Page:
WISDOM: Quest by Joan Chittister

Quest by Joan Chittister

From Illuminated Life: Monastic Wisdom for Seekers of Light

Abba Poemen said to Abba Joseph: “Tell me how I can become a monastic.”  And Abba Joseph replied, “If you want to find rest here, and hereafter, say in every occasion, ‘Who am I?'”



ho is there anywhere in the world who is not looking for something: for approval, for money, for a home, for a career, for success, for security, for happiness?  We are, by nature, spiritual foragers, seekers after grails.  We look constantly for laurels and trophies cast in the crystal of time or the stardust of eternity.  We are all on a quest for something.  The distinguishing questions are two: For what am I seeking, and who am I as a result of the search?

Some people search for shadows on a wall and end in disillusionment.  Others search for achievements cast in stone and, when the monuments to themselves crumble and fail to satisfy, end in discontent.  Still more search from place to place at a frantic pace, tasting this, discarding that, demanding this, rejecting that till the very fury of the hurt exhausts their hearts and sears their souls.  They are dabblers in life, connoisseurs of the superficial and the dissembling.  Who they are as a result of the search, other than earnest wanderers, even they do not know.

Religion – and spirituality – have their own kind of dilettantes, seekers who go from master to master, from system to system, from pious consolation to pious consolation, from spiritual posturings to spiritual escapes, but who never really appreciate the process, let alone the end of the journey.  They seek but they never, ever find a home for the heart that lasts beyond the seeking.  Religion – and spirituality – become bromides meant to ease a present pain or fill the current emptiness, rather than to take us below the urge of the seeking to find the source.  We make religion our excuse for not finding God.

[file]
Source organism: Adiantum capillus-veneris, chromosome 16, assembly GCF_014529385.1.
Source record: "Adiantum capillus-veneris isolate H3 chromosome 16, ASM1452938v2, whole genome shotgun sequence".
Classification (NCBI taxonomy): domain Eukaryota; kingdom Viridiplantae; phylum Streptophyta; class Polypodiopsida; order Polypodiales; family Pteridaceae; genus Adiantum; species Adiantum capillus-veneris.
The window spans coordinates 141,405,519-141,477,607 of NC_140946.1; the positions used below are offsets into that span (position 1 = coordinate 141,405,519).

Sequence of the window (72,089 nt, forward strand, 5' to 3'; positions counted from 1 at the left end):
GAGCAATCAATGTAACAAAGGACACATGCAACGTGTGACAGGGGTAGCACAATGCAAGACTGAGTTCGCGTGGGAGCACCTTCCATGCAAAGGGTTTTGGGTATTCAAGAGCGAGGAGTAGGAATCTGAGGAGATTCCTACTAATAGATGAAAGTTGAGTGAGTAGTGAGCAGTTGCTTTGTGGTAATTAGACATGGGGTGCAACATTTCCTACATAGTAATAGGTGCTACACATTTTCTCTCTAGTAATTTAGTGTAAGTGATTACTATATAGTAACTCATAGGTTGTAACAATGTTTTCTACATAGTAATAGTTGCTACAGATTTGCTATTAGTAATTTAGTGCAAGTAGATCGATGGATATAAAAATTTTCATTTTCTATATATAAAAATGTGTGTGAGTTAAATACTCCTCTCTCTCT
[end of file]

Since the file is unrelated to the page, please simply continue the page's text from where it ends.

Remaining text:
Indeed, there are people aplenty who use religion itself as a way to get the power they seek, the attention they crave, the comfort they need – and most of us are among them at one time or another.  But they are not the contemplatives of the world.

Contemplatives do not take life as an obstacle to insight, going from taste to taste until the taste buds of the soul go dry.  Contemplatives do not wander from church to church, from guru to guru trying to find a formula outside of themselves to fill up what is missing inside themselves.  Contemplatives do not need to go anywhere at all to find where God waits to meet them on the road of the self.  The contemplative simply stands in place and in the standing answers to question, “Who am I?” with the answer, “I am the one who waits for God within.”  I am, in other words, the one who pursues the center of life.  I am the one who goes behind every system to the source.  I am the one who is in search of the Light that is distant from my darkened soul and alien to my restless mind and extraneous to my scattered heart.  I am the one who realizes that the distance between God and me is me.

To lead a contemplative life requires that we watch what we’re seeking – and why we’re seeking it.  Even good can become noise in the heart when we do it, not because it’s right, but becuase it will in turn do something for us: Bring us status.  Make us feel good. Give us security.  Require little of our own lives.

God is more consuming, more fulfilling than all those things.  The grail we seek is God alone.  But talking about God is not the same as searching for God, all the simple saints, all the fallen heirachs to the point.  To be a contemplative we must seek God in the right places: within the sanctuary of the centered self.

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